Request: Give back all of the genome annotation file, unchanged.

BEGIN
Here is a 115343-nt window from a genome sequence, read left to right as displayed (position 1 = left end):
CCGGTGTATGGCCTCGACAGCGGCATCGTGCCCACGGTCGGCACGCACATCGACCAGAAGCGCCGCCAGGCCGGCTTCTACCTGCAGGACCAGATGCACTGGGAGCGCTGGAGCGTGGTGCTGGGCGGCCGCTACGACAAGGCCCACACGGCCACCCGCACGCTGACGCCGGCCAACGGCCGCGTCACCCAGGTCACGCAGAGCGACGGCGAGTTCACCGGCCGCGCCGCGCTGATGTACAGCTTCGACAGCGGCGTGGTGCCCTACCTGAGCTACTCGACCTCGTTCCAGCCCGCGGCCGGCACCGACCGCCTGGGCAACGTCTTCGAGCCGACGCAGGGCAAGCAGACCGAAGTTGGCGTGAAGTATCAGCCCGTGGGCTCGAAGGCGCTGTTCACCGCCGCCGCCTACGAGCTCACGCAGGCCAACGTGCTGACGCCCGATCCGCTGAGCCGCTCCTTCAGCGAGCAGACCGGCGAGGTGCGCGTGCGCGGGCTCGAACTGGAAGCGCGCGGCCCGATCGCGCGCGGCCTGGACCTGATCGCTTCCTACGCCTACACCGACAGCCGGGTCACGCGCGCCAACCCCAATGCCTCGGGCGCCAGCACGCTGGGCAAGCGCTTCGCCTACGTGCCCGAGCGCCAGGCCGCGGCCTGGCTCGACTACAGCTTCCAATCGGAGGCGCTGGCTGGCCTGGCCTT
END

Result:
Here is a 115343-nt window from a genome sequence, read left to right as displayed (position 1 = left end):
CCGGTGTATGGCCTCGACAGCGGCATCGTGCCCACGGTCGGCACGCACATCGACCAGAAGCGCCGCCAGGCCGGCTTCTACCTGCAGGACCAGATGCACTGGGAGCGCTGGAGCGTGGTGCTGGGCGGCCGCTACGACAAGGCCCACACGGCCACCCGCACGCTGACGCCGGCCAACGGCCGCGTCACCCAGGTCACGCAGAGCGACGGCGAGTTCACCGGCCGCGCCGCGCTGATGTACAGCTTCGACAGCGGCGTGGTGCCCTACCTGAGCTACTCGACCTCGTTCCAGCCCGCGGCCGGCACCGACCGCCTGGGCAACGTCTTCGAGCCGACGCAGGGCAAGCAGACCGAAGTTGGCGTGAAGTATCAGCCCGTGGGCTCGAAGGCGCTGTTCACCGCCGCCGCCTACGAGCTCACGCAGGCCAACGTGCTGACGCCCGATCCGCTGAGCCGCTCCTTCAGCGAGCAGACCGGCGAGGTGCGCGTGCGCGGGCTCGAACTGGAAGCGCGCGGCCCGATCGCGCGCGGCCTGGACCTGATCGCTTCCTACGCCTACACCGACAGCCGGGTCACGCGCGCCAACCCCAATGCCTCGGGCGCCAGCACGCTGGGCAAGCGCTTCGCCTACGTGCCCGAGCGCCAGGCCGCGGCCTGGCTCGACTACAGCTTCCAATCGGAGGCGCTGGCTGGCCTGGCCTT